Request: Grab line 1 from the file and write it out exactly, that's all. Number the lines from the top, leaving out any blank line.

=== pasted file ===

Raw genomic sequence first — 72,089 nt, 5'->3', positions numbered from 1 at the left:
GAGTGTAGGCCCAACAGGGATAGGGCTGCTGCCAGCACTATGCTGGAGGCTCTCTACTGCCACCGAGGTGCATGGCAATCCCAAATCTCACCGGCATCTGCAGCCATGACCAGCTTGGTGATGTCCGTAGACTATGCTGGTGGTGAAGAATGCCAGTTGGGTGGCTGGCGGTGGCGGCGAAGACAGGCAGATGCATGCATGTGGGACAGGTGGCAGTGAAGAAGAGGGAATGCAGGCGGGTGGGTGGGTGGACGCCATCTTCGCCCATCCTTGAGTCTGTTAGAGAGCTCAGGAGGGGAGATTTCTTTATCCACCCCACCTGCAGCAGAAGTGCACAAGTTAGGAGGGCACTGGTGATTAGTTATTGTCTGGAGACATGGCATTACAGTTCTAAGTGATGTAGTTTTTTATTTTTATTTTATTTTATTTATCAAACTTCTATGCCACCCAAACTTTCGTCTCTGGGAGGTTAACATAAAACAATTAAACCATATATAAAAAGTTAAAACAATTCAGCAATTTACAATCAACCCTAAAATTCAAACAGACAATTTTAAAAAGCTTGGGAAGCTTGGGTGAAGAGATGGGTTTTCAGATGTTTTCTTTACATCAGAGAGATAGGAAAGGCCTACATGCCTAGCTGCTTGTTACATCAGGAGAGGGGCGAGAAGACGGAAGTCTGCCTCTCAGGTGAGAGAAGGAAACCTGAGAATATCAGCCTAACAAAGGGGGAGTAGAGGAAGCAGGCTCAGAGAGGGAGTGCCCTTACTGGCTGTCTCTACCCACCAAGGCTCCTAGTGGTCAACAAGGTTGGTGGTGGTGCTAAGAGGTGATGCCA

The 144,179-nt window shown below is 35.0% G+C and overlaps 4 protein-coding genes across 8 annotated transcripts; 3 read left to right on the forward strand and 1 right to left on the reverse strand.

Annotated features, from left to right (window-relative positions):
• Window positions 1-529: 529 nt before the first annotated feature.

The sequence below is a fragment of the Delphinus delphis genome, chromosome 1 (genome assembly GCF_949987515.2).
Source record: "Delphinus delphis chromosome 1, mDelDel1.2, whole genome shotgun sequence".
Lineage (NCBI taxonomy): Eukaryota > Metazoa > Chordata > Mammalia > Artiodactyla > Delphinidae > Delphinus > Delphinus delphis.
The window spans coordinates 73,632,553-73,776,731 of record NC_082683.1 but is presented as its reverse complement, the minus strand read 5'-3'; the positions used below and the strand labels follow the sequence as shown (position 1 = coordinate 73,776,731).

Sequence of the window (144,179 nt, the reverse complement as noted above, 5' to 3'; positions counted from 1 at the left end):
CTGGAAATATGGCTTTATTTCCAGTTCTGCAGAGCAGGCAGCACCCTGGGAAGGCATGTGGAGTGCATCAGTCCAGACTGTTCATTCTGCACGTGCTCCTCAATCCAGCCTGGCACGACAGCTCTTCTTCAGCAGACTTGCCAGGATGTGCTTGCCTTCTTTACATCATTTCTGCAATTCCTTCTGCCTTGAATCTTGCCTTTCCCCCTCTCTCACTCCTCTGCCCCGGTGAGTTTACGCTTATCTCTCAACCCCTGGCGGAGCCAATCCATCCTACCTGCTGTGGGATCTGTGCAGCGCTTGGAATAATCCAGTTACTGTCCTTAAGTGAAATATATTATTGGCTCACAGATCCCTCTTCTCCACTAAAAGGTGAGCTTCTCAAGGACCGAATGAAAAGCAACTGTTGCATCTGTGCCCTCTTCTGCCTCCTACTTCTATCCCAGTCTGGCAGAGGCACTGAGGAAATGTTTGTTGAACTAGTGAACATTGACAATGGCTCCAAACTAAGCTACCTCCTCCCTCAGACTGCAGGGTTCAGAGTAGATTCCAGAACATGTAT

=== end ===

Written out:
Raw genomic sequence first — 72,089 nt, 5'->3', positions numbered from 1 at the left: